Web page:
An inner layer 4 formed by this method has a very small bubble content. No bubbles can be observed directly with the naked eye and there are very few bubbles, which cannot be found with the naked eye, and which are of a diameter 20 μm or more. It is necessary for an inner layer to be formed at a thickness of at least 0.3 mm, or preferably 0.8 mm or more, or more preferably 1.0 mm or more.

EXAMPLE 1

According to the method of the present invention, a quartz crucible with an inner diameter of 91.4 cm was produced. 100 kg of first quartz powder of 150 μm to 300 μm in grain diameter was fed into a mold 1 and a preform of the first powder was formed by the help of a centrifugal force. While the mold 1 was being rotated at a speed of 100 rpm, the preform was heated from the inside space of the preform to form an opaque silica glass outer layer, namely, a substrate 3 with bubbles in the bulk. The mold which is made of carbon has suction paths connected to a vacuum pump.

First quartz powder fed into the mold 1 was shaped into a preform in which the first powder is piled up in a layered structure along the inner surface. The preform was heated on the inner surface thereof. In advance of the heating, a vacuum pump was energized and gas in the preform was evacuated through the suction paths of the mold 1. The vacuum degree in the mold 1 was 250 mmHg against atmospheric pressure of 0 mmHg. Then heating was started by conducting arc discharge with the carbon electrodes. Once the heating was started, the first powder in the inner surface of the preform was molten, and vacuum degree was increased up to 500 mmHg. When 120 sec. elapsed from the initiation of the process, a suction was weakened to adjust the vacuum degree to 100 mmHg. Thereafter, the arc discharge was further continued so as to form a high temperature gas atmosphere in the inside space of the substrate 3 formed in the mold 1.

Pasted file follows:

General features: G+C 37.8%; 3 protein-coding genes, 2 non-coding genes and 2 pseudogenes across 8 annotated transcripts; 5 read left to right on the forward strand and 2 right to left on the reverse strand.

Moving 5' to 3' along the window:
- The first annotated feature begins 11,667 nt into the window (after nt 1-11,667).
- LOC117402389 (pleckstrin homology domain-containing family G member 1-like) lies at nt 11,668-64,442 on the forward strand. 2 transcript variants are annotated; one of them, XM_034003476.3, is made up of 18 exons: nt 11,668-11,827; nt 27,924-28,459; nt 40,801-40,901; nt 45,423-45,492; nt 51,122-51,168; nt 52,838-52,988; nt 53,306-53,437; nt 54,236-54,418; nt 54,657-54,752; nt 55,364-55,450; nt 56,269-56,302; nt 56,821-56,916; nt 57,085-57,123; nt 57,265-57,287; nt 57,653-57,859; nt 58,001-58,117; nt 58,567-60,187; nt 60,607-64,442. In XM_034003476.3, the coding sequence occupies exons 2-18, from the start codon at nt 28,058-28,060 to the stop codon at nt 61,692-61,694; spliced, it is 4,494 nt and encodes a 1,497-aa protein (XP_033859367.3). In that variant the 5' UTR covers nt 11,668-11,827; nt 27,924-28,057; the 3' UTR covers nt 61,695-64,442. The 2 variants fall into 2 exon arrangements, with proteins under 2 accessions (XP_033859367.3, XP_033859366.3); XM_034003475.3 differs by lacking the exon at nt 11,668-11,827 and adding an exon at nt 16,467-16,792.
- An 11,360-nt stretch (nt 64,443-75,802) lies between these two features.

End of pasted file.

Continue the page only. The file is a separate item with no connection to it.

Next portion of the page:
When 120 sec. elapsed from the initiation of the heating, second natural quartz powder of the same diameter in grain size as the first quartz powder used to produce the substrate 3 was fed into the high temperature gas atmosphere in the inside space of the substrate 3 at a rate of 125 g/min to form a transparent silica layer 4 of 1.0 mm thick. A time period of the heating for formation of a transparent silica glass inner layer 4 was one hour. When 5 min. elapsed after the end of the heating, a produced quartz crucible was taken out of the mold 1.